What are green jobs – and why are they important?

As well as helping the economy recover after the Covid-19 pandemic, new jobs in clean-electricity generation and low-carbon heating solutions could help the UK meet its net-zero targets - Written by Anna Turns.

83

This article is published in The Guardian, UK

Jobs that have a direct, positive impact on the planet traditionally involve renewable energy, electric transport, energy efficiency or nature conservation. But right now, as more sectors transition to low-carbon models, every job has the potential to become “green”.

With unemployment rising due to the pandemic, there’s now a chance to reconfigure the jobs landscape while putting the environment centre stage. The government’s £160m Build Back Greener investment scheme aims to create 2,000 new construction jobs to manufacture offshore wind turbines and upgrade ports.

How and where will demand increase as the UK transitions to a net-zero economy?
By 2030, there could be 694,000 green jobs in the low-carbon and renewable energy sector across England, rising to more than 1.18m by 2050. There’s enormous potential for green growth.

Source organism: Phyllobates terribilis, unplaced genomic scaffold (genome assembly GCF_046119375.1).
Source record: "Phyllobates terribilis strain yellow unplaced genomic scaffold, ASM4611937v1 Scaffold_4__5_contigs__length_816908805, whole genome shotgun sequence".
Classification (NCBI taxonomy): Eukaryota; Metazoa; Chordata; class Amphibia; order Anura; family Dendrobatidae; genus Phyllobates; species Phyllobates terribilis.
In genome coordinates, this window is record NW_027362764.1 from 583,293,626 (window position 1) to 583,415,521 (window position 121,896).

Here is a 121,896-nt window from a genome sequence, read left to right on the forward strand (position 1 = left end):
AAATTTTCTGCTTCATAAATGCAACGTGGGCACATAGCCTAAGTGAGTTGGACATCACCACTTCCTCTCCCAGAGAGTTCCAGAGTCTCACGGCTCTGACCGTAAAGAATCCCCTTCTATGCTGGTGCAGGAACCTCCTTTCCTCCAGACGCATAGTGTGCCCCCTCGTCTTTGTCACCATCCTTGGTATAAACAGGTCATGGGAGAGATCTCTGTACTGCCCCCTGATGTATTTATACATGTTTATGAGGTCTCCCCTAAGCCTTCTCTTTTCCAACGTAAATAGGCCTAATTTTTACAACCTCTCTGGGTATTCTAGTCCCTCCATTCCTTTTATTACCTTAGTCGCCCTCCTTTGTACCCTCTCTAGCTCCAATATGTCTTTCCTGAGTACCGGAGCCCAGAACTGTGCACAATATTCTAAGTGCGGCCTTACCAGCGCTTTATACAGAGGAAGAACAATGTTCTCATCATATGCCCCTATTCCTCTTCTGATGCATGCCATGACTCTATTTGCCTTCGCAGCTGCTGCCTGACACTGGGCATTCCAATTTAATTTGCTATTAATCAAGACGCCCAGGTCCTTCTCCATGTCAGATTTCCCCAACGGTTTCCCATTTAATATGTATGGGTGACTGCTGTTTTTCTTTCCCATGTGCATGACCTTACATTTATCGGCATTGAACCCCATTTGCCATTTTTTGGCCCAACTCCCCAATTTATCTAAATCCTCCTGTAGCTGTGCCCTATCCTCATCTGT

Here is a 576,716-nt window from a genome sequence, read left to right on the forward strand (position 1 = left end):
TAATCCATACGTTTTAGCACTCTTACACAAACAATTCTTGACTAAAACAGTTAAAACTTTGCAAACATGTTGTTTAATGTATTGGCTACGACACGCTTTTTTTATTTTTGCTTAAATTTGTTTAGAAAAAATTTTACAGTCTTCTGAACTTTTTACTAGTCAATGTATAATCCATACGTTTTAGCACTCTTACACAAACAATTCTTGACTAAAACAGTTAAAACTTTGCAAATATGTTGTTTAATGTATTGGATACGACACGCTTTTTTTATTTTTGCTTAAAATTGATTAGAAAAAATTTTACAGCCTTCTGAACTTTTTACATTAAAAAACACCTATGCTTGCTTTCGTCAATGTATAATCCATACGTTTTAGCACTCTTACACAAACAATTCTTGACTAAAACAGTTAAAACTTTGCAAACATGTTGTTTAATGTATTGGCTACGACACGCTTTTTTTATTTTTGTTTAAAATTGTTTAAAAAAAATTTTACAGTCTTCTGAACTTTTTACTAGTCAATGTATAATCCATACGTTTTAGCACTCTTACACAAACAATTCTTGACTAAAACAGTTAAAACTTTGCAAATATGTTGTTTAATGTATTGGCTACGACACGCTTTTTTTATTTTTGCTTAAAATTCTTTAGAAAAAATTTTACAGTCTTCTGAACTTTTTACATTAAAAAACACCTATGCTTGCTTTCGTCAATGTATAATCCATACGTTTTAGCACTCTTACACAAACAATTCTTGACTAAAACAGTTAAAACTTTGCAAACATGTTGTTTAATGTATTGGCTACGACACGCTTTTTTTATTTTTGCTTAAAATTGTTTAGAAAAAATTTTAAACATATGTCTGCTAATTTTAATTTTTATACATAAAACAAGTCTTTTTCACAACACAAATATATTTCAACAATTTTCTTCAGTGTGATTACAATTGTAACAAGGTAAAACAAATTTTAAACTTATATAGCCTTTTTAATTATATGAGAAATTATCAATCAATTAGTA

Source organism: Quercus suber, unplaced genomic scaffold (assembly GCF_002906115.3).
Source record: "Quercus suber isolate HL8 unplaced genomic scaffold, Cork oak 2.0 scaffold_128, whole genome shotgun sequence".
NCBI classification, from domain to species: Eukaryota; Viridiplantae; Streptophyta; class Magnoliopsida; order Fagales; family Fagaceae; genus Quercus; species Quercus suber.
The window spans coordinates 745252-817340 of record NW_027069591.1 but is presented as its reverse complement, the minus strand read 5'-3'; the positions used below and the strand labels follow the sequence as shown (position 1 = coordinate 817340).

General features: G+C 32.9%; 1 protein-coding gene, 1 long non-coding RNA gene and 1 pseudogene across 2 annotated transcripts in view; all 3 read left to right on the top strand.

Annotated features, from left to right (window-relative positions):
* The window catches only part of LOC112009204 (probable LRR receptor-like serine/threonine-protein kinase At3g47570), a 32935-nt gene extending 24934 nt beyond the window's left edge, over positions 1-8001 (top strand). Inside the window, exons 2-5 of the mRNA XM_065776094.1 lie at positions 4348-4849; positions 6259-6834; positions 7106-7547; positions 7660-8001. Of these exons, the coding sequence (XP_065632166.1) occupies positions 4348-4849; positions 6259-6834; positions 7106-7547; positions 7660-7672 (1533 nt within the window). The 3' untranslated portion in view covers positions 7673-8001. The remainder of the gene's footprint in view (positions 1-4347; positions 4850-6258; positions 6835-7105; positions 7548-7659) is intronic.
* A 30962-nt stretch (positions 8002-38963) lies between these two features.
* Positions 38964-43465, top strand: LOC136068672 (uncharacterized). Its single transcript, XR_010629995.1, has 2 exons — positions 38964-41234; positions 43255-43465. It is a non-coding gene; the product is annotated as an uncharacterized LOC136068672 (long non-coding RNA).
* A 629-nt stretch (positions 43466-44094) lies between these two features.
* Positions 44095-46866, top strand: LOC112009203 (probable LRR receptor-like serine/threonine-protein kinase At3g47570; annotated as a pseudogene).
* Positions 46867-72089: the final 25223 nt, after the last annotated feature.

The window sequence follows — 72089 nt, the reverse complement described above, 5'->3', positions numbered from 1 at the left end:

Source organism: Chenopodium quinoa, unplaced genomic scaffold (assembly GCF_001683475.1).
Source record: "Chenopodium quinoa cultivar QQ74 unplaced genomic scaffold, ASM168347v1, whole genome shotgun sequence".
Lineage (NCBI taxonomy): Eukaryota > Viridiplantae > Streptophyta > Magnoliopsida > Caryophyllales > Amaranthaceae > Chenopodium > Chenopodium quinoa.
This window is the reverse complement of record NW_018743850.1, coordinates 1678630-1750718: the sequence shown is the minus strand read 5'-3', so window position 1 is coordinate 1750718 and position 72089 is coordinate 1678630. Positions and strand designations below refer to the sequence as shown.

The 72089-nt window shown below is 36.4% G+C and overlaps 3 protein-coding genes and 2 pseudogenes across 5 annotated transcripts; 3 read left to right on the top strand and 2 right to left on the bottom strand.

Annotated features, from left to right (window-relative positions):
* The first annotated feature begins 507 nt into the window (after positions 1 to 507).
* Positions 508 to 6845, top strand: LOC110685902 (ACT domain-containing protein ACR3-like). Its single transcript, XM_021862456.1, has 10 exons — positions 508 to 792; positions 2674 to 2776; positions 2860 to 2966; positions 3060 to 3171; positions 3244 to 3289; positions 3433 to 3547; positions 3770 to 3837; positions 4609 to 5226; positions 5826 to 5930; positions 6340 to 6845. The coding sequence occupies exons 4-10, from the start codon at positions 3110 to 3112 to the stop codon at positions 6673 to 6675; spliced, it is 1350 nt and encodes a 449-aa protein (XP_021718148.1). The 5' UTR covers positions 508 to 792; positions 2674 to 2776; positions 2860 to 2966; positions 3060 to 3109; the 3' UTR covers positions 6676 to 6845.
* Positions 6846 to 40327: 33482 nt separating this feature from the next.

Research by the Institute for Public Policy Research suggests that more than 200,000 jobs could be created in energy efficiency by 2030, and 70,000 jobs in offshore wind alone as soon as 2023, while Thrive Renewables estimates that onshore renewables could deliver 45,000 new jobs by 2035. Regionally, opportunities vary. In north-west England, new jobs focus on increasing wind capacity, while London’s green jobs will mostly be in the financial, IT or legal industries.

Why do we need a decarbonised future?
Economist Kate Raworth, from the University of Oxford’s Environmental Change Institute, believes that we need a decarbonised economy far sooner than 2050. According to Raworth, the economy should urgently be redesigned so that resources aren’t wasted. That, she says, requires serious innovation: “Our future economy will thrive on reusing, repairing, refurbishing, remaking and repurposing – this transformation will create new kinds of creative and purposeful jobs.”

Reimagining the economy
In 2018, the UK government projected that the low-carbon economy could grow by 11% per year up to 2030. That’s much higher than the projected growth rate for the overall economy. Globally, emergency Covid-19 economic rescue packages already total more than £6tn in G20 nations. In fact, the transition to net-zero emissions and investment in low-carbon sectors can aid recovery from Covid-19.